Driven: Lotus Evora IPS – PistonHeads

21 Mar 2015 | Author: | Comments Off on Driven: Lotus Evora IPS – PistonHeads
Lotus Evora


Two pedals on a Lotus? Surely that’s some kind of heresy.

The last time Lotus offered an automatic transmission was on the Excel in the mid-80s. Now we have the Evora IPS (Intelligent Precision Shift) to satisfy all those American and Far-Eastern buyers who are licensed only for a two-pedal car. Lotus reckons this option could double Evora sales, which would be useful as just a couple of thousand have been built so far.

Initially IPS is available on the naturally aspirated 276bhp Evora, though there’s clearly potential to move it onto the 345bhp Evora S sometime in the future – the transmission has the necessary 400NM (295lb ft) capability.

That’s something Lotus needs to address, because many Americans don’t consider anything with less than 300bhp a ‘proper sports car’.

The engineering of the IPS was more straightforward than the manual car, which needed the gearbox from an Avensis diesel mated to the Toyota V6. Here the engine and six-speed automatic ‘box have already been designed in heaven for each other, though Lotus provides its own calibration to the Italian EFI software. Lotus has also developed shift-by-wire for the floor-mounted lever and paddle shift.

You’ve three driving options, Drive, Sport and paddles, each with its own distinct characteristics. Least satisfactory is Drive. It’s designed to maximise mpg and CO2 figures, with the result that the transmission does its best to keep the revs below 2000rpm.

In principle there’s nothing too much wrong with that – there’s kickdown when you need it from the throttle and the paddles will move you into manual mode for 10 seconds to provide the necessary punch.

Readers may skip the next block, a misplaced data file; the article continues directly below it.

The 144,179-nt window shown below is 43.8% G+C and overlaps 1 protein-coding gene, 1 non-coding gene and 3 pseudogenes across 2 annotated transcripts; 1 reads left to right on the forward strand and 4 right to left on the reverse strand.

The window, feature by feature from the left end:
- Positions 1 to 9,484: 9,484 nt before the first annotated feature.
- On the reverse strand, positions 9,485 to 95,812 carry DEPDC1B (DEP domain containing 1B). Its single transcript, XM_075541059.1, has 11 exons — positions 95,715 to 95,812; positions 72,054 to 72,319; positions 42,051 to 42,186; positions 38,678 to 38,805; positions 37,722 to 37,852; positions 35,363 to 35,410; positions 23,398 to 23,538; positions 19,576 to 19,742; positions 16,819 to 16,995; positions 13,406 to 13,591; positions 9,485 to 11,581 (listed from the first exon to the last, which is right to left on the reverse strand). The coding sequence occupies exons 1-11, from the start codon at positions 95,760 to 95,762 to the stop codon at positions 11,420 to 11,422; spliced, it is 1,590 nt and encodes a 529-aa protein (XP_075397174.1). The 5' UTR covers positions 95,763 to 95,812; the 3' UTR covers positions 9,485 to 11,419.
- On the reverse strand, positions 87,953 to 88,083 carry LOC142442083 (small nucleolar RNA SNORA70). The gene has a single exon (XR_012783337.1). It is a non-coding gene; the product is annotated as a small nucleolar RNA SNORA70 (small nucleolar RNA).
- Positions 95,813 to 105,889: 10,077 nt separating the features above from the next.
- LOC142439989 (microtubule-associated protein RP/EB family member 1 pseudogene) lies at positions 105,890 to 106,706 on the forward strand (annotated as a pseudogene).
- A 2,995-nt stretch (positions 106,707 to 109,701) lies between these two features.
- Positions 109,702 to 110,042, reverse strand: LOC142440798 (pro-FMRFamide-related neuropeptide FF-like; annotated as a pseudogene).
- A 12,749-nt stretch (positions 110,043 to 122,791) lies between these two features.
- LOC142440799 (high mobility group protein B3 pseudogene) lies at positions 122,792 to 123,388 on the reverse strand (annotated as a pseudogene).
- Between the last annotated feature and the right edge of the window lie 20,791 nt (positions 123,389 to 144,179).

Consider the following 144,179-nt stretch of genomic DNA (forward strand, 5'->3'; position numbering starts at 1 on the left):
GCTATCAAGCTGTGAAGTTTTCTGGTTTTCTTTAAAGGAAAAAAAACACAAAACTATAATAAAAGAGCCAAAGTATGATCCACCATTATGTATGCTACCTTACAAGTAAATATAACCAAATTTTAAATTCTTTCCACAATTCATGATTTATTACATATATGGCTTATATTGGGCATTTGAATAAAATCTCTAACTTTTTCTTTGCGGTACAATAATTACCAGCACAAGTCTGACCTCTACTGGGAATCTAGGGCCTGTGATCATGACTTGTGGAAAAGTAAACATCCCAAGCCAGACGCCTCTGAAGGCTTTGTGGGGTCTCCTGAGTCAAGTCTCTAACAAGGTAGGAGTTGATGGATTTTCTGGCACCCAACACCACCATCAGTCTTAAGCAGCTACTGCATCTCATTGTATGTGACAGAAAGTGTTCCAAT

The real issue is the drone from the exhaust at those low revs. Stick this Evora on a coarse road surface and the combination of exhaust and tyre noise is quite unpleasant.

Lotus Evora

Sport mode keeps the revs higher, brings in a sweeter engine note and simply transforms the driving experience. There’s a decent blip on the throttle on downshifts and an eagerness to hold onto the revs right around the clock. It can feel a touch clunky at low road speeds, but it’s perfectly easy to live with.

Find the right and suitably empty Norfolk road – and goodness what a lot of cars there seem to be in this right-hand edge of England – with sweeping, open bends and good sight lines and, well, you’re in a Lotus doing what a Lotus does best.

The steering is so very precise that pin-sharp apexing is as easy as in an Elise. The suspension compliance is such that bumps are shrugged off mid-corner as if they weren’t there. Slip into paddle-shift mode, as it’s almost impossible not to, and there’s all the involvement you might ask for, albeit in a parallel universe to a manual-shift Evora.

You have probably worked out that the Lotus Evora IPS has been born of convenience; in a market that favours twin clutches and robotised manual gearboxes, expedience and cost means Lotus has had to go down the torque converter route.

The arrival of a two-pedal option means the company can explore a wider market with the Evora, and Hethel has done a fair job of making a self-shifting Lotus, especially considering the financial and technological constraints placed on its development. But this Lotus is still some distance from becoming a proper grand tourer.

Lotus Evora
Lotus Evora
Lotus Evora
Lotus Evora
Lotus Evora

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